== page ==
Frederick Ayer Mansion
Frederick Ayer Mansion
|Part of||Back Bay Historic District (ID73001948)|
|NRHP reference No.||05000459|
|Added to NRHP||April 5, 2005|
|Designated NHL||April 5, 2005|
|Designated CP||August 14, 1973|
The mansion was the home of Frederick Ayer, owner of the American Woolen Company, and features well preserved design work by Louis Comfort Tiffany. The house was added to the National Register of Historic Places in 2005.
The Ayer Mansion was built in 1900, designed by Louis Comfort Tiffany in a partnership with Alfred J. Manning. It is one of three surviving examples of Tiffany designed interiors. The other two sites are the Samuel L. Clemens (Mark Twain House) in Hartford, Connecticut (1881), and the Ferry House in Seattle, Washington (1903–1906). What makes the Ayer Mansion so unusual is that Tiffany also designed exterior mosaics for the property. The only other building known to have included this feature by Tiffany was his private residence, Laurelton Hall, which was destroyed in a fire in the 1950s. Individual components from Laurelton Hall survive in museums, but the Ayer Mansion is now the only place that has intact in situ interior and exterior components designed by Tiffany.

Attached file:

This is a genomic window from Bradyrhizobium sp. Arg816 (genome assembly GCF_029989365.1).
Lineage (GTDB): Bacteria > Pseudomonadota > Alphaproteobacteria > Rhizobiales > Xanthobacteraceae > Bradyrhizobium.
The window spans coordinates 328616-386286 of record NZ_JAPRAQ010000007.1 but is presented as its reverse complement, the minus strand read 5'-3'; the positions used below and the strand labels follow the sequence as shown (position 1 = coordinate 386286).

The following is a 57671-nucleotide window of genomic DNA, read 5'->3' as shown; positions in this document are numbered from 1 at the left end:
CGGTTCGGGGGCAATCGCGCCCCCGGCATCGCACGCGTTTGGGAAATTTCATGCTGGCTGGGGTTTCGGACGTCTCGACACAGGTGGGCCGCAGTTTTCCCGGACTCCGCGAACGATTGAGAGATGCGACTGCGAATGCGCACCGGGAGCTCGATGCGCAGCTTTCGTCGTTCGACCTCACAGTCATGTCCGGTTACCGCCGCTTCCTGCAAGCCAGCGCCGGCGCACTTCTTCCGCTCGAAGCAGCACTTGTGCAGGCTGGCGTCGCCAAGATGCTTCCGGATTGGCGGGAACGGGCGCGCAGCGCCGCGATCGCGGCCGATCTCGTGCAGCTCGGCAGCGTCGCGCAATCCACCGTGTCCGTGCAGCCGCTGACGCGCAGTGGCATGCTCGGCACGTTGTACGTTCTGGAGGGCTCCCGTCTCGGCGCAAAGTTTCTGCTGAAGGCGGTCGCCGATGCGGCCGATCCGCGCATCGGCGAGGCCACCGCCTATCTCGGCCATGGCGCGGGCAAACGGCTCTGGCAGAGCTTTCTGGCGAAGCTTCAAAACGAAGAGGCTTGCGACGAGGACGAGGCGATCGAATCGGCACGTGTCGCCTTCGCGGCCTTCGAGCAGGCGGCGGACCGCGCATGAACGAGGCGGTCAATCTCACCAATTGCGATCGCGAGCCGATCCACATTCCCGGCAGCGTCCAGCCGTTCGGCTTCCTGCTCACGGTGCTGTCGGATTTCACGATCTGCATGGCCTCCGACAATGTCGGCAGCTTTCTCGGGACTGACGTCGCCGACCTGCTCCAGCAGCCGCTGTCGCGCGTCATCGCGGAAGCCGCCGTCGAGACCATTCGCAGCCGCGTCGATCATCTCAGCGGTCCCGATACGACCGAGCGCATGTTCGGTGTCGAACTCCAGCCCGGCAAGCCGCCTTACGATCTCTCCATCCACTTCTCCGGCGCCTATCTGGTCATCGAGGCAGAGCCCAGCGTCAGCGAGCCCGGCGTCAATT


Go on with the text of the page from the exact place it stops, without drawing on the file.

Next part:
The mansion was sold by the family after Frederick's death in 1918 and converted to office space. The Trimount Foundation and Bayridge Residence and Cultural Center, affiliates of the Roman Catholic Opus Dei organization, purchased the Ayer mansion and adjacent buildings in 1964. They are currently operated as private residential facilities for area college students, although tours are occasionally given of the public spaces where Tiffany-designed elements have been preserved.
Since its purchase by the Trimount and Bayridge Residence and Cultural Center, several renovations have been done to the buildings. The first renovation occurred in 1971–72 when the two buildings were joined together. In 1999, Jean Carroon Architects conducted an assessment of the building's preservation needs as well as detailed proposal on how to achieve it. The first of the projects outlined was the restoration of a 24-foot lay light which had been concealed for fifty years. Also renovated was the front living room in 2000. The drop ceiling installed when the building was converted into offices was removed to reveal the original floral-patterned ceiling, and the parquet floor was also restored. The mosaic on the interior hall was restored in 2002.
Currently, efforts are being made to restore the exterior of the building. The project will include repairing 4 out of the 7 mosaics on the exterior balcony which have been damaged or lost due to water infiltration; recreation of the two missing stained glass screens on the first floor; restoration of the remaining window on the first floor; and recreation of the missing stained glass screen along the top floor.
|Wikimedia Commons has media related to Frederick Ayer Mansion.|
- "National Register Information System". National Register of Historic Places. National Park Service. April 15, 2008.
- NPS Press Release April 7, 2007
- "NHL nomination for Frederick Ayer Mansion" (PDF). National Park Service. Retrieved 2014-05-30.
- Jean Carroon Architects, Inc. "Ayer Mansion Comprehensive Assessment, April 1999." TMs